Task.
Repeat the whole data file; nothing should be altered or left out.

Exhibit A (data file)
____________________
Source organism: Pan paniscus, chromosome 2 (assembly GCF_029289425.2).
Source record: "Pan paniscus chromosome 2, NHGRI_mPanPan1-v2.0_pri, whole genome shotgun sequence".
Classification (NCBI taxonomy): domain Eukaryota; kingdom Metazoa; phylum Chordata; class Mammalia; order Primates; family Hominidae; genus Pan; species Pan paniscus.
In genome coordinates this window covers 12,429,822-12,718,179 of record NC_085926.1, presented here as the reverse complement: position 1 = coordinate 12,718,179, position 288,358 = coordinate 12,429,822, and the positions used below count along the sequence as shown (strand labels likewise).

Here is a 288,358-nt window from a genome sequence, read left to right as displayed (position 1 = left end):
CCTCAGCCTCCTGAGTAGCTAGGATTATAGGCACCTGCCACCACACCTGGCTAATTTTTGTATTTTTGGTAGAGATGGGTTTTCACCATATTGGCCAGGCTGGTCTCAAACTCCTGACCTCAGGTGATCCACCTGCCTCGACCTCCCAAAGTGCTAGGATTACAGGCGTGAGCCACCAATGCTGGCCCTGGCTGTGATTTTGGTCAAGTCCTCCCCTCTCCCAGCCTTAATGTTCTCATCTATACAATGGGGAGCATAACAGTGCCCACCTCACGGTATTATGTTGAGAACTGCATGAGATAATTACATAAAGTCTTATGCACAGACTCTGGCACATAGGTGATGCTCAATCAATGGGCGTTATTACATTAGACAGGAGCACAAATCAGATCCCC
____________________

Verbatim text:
Source organism: Pan paniscus, chromosome 2 (assembly GCF_029289425.2).
Source record: "Pan paniscus chromosome 2, NHGRI_mPanPan1-v2.0_pri, whole genome shotgun sequence".
Classification (NCBI taxonomy): domain Eukaryota; kingdom Metazoa; phylum Chordata; class Mammalia; order Primates; family Hominidae; genus Pan; species Pan paniscus.
In genome coordinates this window covers 12,429,822-12,718,179 of record NC_085926.1, presented here as the reverse complement: position 1 = coordinate 12,718,179, position 288,358 = coordinate 12,429,822, and the positions used below count along the sequence as shown (strand labels likewise).

Here is a 288,358-nt window from a genome sequence, read left to right as displayed (position 1 = left end):
CCTCAGCCTCCTGAGTAGCTAGGATTATAGGCACCTGCCACCACACCTGGCTAATTTTTGTATTTTTGGTAGAGATGGGTTTTCACCATATTGGCCAGGCTGGTCTCAAACTCCTGACCTCAGGTGATCCACCTGCCTCGACCTCCCAAAGTGCTAGGATTACAGGCGTGAGCCACCAATGCTGGCCCTGGCTGTGATTTTGGTCAAGTCCTCCCCTCTCCCAGCCTTAATGTTCTCATCTATACAATGGGGAGCATAACAGTGCCCACCTCACGGTATTATGTTGAGAACTGCATGAGATAATTACATAAAGTCTTATGCACAGACTCTGGCACATAGGTGATGCTCAATCAATGGGCGTTATTACATTAGACAGGAGCACAAATCAGATCCCC